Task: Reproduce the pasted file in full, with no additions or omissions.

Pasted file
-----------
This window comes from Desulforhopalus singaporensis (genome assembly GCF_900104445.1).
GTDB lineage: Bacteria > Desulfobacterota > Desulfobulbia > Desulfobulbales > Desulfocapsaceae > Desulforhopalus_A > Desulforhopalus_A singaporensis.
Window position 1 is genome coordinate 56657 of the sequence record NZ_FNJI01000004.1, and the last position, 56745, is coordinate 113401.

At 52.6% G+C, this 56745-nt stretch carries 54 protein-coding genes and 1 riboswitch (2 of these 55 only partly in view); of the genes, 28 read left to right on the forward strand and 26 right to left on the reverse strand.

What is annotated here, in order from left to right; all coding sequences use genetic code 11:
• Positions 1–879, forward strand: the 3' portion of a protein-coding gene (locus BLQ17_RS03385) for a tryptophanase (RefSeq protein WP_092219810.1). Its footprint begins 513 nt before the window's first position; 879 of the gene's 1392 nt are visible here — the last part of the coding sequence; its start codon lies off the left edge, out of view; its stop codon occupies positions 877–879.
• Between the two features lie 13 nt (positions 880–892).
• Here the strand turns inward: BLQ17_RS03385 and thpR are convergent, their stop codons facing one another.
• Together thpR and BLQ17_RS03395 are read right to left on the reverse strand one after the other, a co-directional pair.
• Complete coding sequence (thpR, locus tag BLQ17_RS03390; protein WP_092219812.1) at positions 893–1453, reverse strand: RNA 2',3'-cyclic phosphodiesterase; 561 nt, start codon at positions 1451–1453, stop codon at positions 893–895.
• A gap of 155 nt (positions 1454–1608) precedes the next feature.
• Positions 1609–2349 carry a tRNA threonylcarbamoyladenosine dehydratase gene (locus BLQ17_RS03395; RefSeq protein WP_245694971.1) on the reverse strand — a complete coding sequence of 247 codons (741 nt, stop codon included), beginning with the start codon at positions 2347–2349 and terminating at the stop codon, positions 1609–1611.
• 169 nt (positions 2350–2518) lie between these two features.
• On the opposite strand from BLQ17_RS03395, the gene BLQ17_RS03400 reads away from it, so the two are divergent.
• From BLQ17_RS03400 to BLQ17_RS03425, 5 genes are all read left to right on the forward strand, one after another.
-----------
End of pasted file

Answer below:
This window comes from Desulforhopalus singaporensis (genome assembly GCF_900104445.1).
GTDB lineage: Bacteria > Desulfobacterota > Desulfobulbia > Desulfobulbales > Desulfocapsaceae > Desulforhopalus_A > Desulforhopalus_A singaporensis.
Window position 1 is genome coordinate 56657 of the sequence record NZ_FNJI01000004.1, and the last position, 56745, is coordinate 113401.

At 52.6% G+C, this 56745-nt stretch carries 54 protein-coding genes and 1 riboswitch (2 of these 55 only partly in view); of the genes, 28 read left to right on the forward strand and 26 right to left on the reverse strand.

What is annotated here, in order from left to right; all coding sequences use genetic code 11:
• Positions 1–879, forward strand: the 3' portion of a protein-coding gene (locus BLQ17_RS03385) for a tryptophanase (RefSeq protein WP_092219810.1). Its footprint begins 513 nt before the window's first position; 879 of the gene's 1392 nt are visible here — the last part of the coding sequence; its start codon lies off the left edge, out of view; its stop codon occupies positions 877–879.
• Between the two features lie 13 nt (positions 880–892).
• Here the strand turns inward: BLQ17_RS03385 and thpR are convergent, their stop codons facing one another.
• Together thpR and BLQ17_RS03395 are read right to left on the reverse strand one after the other, a co-directional pair.
• Complete coding sequence (thpR, locus tag BLQ17_RS03390; protein WP_092219812.1) at positions 893–1453, reverse strand: RNA 2',3'-cyclic phosphodiesterase; 561 nt, start codon at positions 1451–1453, stop codon at positions 893–895.
• A gap of 155 nt (positions 1454–1608) precedes the next feature.
• Positions 1609–2349 carry a tRNA threonylcarbamoyladenosine dehydratase gene (locus BLQ17_RS03395; RefSeq protein WP_245694971.1) on the reverse strand — a complete coding sequence of 247 codons (741 nt, stop codon included), beginning with the start codon at positions 2347–2349 and terminating at the stop codon, positions 1609–1611.
• 169 nt (positions 2350–2518) lie between these two features.
• On the opposite strand from BLQ17_RS03395, the gene BLQ17_RS03400 reads away from it, so the two are divergent.
• From BLQ17_RS03400 to BLQ17_RS03425, 5 genes are all read left to right on the forward strand, one after another.